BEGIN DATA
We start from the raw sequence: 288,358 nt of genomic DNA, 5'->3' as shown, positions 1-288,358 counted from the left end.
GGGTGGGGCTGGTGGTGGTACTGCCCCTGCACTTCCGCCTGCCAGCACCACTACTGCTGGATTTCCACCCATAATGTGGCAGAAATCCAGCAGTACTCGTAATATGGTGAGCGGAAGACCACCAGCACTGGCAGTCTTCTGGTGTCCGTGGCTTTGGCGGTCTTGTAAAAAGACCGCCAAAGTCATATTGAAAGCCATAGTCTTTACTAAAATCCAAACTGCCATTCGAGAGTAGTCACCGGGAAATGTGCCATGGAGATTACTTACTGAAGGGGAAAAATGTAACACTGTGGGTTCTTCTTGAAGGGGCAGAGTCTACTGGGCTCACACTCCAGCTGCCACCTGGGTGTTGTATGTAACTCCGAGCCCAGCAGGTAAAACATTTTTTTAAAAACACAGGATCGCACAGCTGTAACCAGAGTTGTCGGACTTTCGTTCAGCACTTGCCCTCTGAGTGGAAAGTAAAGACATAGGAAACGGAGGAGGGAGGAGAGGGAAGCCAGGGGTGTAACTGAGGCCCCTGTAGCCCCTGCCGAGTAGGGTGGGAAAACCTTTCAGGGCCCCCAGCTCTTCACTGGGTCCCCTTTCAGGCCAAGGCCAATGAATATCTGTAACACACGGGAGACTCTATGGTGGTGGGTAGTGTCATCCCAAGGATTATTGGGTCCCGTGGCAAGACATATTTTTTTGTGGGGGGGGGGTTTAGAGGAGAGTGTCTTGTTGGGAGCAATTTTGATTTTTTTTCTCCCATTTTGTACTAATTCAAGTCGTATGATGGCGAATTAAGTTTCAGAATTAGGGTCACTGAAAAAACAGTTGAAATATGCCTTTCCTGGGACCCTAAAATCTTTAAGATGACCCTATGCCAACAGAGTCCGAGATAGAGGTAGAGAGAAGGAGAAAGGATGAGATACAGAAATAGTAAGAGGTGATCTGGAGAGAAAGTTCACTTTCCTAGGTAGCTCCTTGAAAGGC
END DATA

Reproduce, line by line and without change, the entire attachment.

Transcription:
We start from the raw sequence: 288,358 nt of genomic DNA, 5'->3' as shown, positions 1-288,358 counted from the left end.
GGGTGGGGCTGGTGGTGGTACTGCCCCTGCACTTCCGCCTGCCAGCACCACTACTGCTGGATTTCCACCCATAATGTGGCAGAAATCCAGCAGTACTCGTAATATGGTGAGCGGAAGACCACCAGCACTGGCAGTCTTCTGGTGTCCGTGGCTTTGGCGGTCTTGTAAAAAGACCGCCAAAGTCATATTGAAAGCCATAGTCTTTACTAAAATCCAAACTGCCATTCGAGAGTAGTCACCGGGAAATGTGCCATGGAGATTACTTACTGAAGGGGAAAAATGTAACACTGTGGGTTCTTCTTGAAGGGGCAGAGTCTACTGGGCTCACACTCCAGCTGCCACCTGGGTGTTGTATGTAACTCCGAGCCCAGCAGGTAAAACATTTTTTTAAAAACACAGGATCGCACAGCTGTAACCAGAGTTGTCGGACTTTCGTTCAGCACTTGCCCTCTGAGTGGAAAGTAAAGACATAGGAAACGGAGGAGGGAGGAGAGGGAAGCCAGGGGTGTAACTGAGGCCCCTGTAGCCCCTGCCGAGTAGGGTGGGAAAACCTTTCAGGGCCCCCAGCTCTTCACTGGGTCCCCTTTCAGGCCAAGGCCAATGAATATCTGTAACACACGGGAGACTCTATGGTGGTGGGTAGTGTCATCCCAAGGATTATTGGGTCCCGTGGCAAGACATATTTTTTTGTGGGGGGGGGGTTTAGAGGAGAGTGTCTTGTTGGGAGCAATTTTGATTTTTTTTCTCCCATTTTGTACTAATTCAAGTCGTATGATGGCGAATTAAGTTTCAGAATTAGGGTCACTGAAAAAACAGTTGAAATATGCCTTTCCTGGGACCCTAAAATCTTTAAGATGACCCTATGCCAACAGAGTCCGAGATAGAGGTAGAGAGAAGGAGAAAGGATGAGATACAGAAATAGTAAGAGGTGATCTGGAGAGAAAGTTCACTTTCCTAGGTAGCTCCTTGAAAGGC